EDITOR’S NOTE: The wide coverage area of The Globe contains an almost never-ending number of memorable names and personalities. During the summer we are going to feature some of those impressive athletes, coaches and sports newsmakers who had their moment in the sun. We will locate them and tell you where they are now.

Looking back on his outstanding coaching years at Storden, Storden-Jeffers and Red Rock Central, Gary Gillis admits now that he was tough and hard to please. Coaching his own three girls -- Heather, Janelle and Mandey -- was a special treat, but the kids weren’t always in a good mood when they came home after practice.

Gary’s wife Jennifer was a needed sounding board. If dad was impossible to please on the basketball court that day, they’d tell their troubles to their understanding mom. Often was the time that Jennifer reminded Gary that it’s girls basketball he was coaching -- with the emphasis on girls.

“And I told her, ‘I don’t teach girls basketball. I teach basketball,’” he said.

Indeed he did. Gillis, who attended high school at Grand Forks Central (N.D.) and graduated from Mayville State in 1968, began a hugely successful prep coaching career at Buffalo, N.D., before taking on Storden, then Storden-Jeffers and RRC.

He is most remembered for his girls basketball teams. His Storden-Jeffers teams played in the Minnesota state tournament five times, winning a championship in 1989 and earning runner-up status in 1988 and 1990. He took three RRC teams to state also, getting a second in 1999. He coached several winning baseball teams at S-J, taking a team to the region finals once.

Gillis, who was inducted into the Minnesota Girls Basketball Coaches Association Hall of Fame in 1996, is 74 and living in Albertville today where he and Jen can be close to their three girls and six grandchildren.

“If I could’ve changed anything, I was rougher on my three girls than anybody else. I mean, demanding,” he says today. “But sports is something they enjoyed, even with the ups and downs. Even now, that’s just a lifetime special memory that stays with them.”

Gillis is fondly remembered around these parts for his coaching accomplishments, but if there’s one other thing that he’ll always be remembered for, it’s got to be his talkative nature. Friends might say Gary Gillis has a way with words, and he sure does use a lot of them.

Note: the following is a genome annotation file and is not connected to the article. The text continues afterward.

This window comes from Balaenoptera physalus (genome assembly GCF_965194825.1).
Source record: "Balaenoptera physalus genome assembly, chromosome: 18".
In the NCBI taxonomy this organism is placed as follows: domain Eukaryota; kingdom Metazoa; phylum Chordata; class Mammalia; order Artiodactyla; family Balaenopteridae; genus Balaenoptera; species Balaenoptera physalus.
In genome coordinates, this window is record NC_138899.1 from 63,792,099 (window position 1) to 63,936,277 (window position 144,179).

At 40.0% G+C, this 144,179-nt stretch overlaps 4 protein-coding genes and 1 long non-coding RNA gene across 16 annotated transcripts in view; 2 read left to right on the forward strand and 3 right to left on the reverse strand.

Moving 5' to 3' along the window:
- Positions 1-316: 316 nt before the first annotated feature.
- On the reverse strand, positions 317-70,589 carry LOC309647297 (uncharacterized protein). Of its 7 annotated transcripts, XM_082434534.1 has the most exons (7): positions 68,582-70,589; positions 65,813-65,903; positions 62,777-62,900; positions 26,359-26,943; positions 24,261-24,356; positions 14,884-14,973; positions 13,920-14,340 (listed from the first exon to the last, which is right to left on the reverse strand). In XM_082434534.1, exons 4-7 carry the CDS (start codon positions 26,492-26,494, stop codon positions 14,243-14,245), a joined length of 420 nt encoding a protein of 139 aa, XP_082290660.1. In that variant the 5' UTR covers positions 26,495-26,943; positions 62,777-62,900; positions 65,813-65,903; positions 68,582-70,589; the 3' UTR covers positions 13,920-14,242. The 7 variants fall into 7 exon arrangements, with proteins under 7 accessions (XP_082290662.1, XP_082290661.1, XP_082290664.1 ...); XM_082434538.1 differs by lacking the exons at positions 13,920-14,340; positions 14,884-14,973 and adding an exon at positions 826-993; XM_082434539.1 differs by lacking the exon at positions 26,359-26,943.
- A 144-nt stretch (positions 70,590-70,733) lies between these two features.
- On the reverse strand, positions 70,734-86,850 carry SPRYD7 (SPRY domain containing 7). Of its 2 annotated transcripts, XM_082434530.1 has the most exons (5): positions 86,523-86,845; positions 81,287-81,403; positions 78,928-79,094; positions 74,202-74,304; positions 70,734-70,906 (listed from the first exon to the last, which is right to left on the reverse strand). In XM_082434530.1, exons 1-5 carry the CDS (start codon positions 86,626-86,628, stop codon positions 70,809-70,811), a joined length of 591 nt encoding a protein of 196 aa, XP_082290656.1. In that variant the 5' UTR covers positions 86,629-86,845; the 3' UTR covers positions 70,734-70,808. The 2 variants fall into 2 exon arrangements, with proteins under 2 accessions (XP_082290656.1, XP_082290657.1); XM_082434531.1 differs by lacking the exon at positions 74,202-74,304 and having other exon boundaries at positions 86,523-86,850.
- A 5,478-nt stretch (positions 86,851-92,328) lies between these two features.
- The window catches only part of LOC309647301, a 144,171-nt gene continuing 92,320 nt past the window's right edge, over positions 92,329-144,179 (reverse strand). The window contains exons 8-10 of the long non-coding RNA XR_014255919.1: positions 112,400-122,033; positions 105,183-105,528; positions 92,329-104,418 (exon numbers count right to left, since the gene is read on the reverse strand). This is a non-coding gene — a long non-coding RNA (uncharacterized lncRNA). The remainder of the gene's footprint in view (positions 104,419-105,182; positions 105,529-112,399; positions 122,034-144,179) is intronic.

His father, Mack, was an outstanding athlete in his day. It didn’t take long for the son to be compared to the father.

“One of the biggest compliments I ever got was, they called me Mack Junior. My dad was a heck of a talker. Like father, like son, no question,” Gary said.

All three of the Gillis daughters played for their father in high school state girls basketball tournaments.

Today, Heather is a guidance counselor at Sauk Centre High School. Janelle is a guidance counselor and dean at Columbia Heights. And Mandey, the youngest, is an elementary teacher at Maranatha Christian Academy.

Four generations of the Gillis family played in high school state championship games, starting with Mack at Grand Forks Central in 1941. Gary and his daughters continued the tradition. And Gary and Jennifer’s granddaughters Maesyn (an all-state selection) and Mauren Thiesen played for the state champion Sauk Centre Mainstreeters.

Within the past year, Gary battled skin cancer on his ear, had surgery on his Achilles heel, and was diagnosed with glaucoma. Jennifer was diagnosed with lymphoma about three months ago. They are both doing well, however, and for their fun they enjoy nothing more than watching their grandkids’ various activities.

“Life is wonderful,” said Gary on Monday. “How much better can you have it? We’re around all our kids here, we get to watch the grandkids grow. We want to make sure we get to everything we can. Following your grandkids and watching them goes a long way to feeling better because you’re doing things and not dwelling on yourself. They’re an inspiration. They’re medicine.”

And the memories of those Storden-Jeffers girls basketball seasons keep coming back to provide a smile for the hard-charging old coach.

“I always told my girls,” Gillis remembers, “that if you get a compliment on how well you play, like you play like a boy, say thanks. But tell them that you play basketball. I’m not playing any different of a game than they are.”

On May 31, Gary and Jennifer will celebrate their golden anniversary together.